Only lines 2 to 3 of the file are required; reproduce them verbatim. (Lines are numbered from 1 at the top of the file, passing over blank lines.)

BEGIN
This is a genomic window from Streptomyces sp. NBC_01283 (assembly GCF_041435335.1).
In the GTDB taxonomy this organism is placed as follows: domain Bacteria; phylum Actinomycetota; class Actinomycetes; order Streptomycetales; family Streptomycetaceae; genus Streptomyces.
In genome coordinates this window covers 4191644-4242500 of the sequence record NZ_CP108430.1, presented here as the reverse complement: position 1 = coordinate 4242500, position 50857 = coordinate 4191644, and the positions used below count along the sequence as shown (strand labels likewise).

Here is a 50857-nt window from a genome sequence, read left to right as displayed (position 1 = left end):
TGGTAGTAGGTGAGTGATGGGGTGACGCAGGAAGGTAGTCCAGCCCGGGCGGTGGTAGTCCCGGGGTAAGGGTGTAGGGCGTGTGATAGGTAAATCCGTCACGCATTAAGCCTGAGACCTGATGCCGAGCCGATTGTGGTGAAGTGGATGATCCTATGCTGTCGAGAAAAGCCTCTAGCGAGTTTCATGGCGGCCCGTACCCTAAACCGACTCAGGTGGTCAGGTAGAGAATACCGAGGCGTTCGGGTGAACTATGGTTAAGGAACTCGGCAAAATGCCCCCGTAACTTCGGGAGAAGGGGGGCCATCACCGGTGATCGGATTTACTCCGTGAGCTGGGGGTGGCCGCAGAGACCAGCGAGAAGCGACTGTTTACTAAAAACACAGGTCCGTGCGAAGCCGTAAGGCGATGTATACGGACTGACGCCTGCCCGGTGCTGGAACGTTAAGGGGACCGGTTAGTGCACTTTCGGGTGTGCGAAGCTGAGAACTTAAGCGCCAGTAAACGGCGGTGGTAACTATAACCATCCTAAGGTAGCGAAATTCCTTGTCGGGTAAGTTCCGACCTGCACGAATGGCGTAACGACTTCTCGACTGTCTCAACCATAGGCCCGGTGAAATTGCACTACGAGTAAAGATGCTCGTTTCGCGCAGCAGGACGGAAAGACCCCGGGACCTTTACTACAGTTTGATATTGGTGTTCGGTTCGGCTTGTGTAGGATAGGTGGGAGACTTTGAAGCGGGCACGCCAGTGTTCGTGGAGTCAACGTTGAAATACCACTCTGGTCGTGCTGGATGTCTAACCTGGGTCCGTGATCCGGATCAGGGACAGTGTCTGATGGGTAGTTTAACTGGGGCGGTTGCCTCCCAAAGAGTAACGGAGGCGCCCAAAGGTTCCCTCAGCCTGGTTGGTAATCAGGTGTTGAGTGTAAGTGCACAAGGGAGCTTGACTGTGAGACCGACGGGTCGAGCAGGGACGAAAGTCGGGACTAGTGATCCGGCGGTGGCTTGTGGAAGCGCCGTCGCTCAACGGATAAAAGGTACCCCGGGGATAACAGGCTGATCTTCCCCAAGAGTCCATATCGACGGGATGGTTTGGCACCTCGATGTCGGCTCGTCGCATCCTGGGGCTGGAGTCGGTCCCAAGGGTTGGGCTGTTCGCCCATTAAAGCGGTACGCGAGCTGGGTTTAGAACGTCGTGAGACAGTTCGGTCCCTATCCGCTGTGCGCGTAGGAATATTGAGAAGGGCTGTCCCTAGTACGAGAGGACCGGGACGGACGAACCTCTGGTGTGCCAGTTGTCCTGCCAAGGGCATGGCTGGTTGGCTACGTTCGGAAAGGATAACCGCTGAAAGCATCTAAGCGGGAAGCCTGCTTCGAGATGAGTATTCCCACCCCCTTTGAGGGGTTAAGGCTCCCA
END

In the GTDB taxonomy this organism is placed as follows: domain Bacteria; phylum Actinomycetota; class Actinomycetes; order Streptomycetales; family Streptomycetaceae; genus Streptomyces.
In genome coordinates this window covers 4191644-4242500 of the sequence record NZ_CP108430.1, presented here as the reverse complement: position 1 = coordinate 4242500, position 50857 = coordinate 4191644, and the positions used below count along the sequence as shown (strand labels likewise).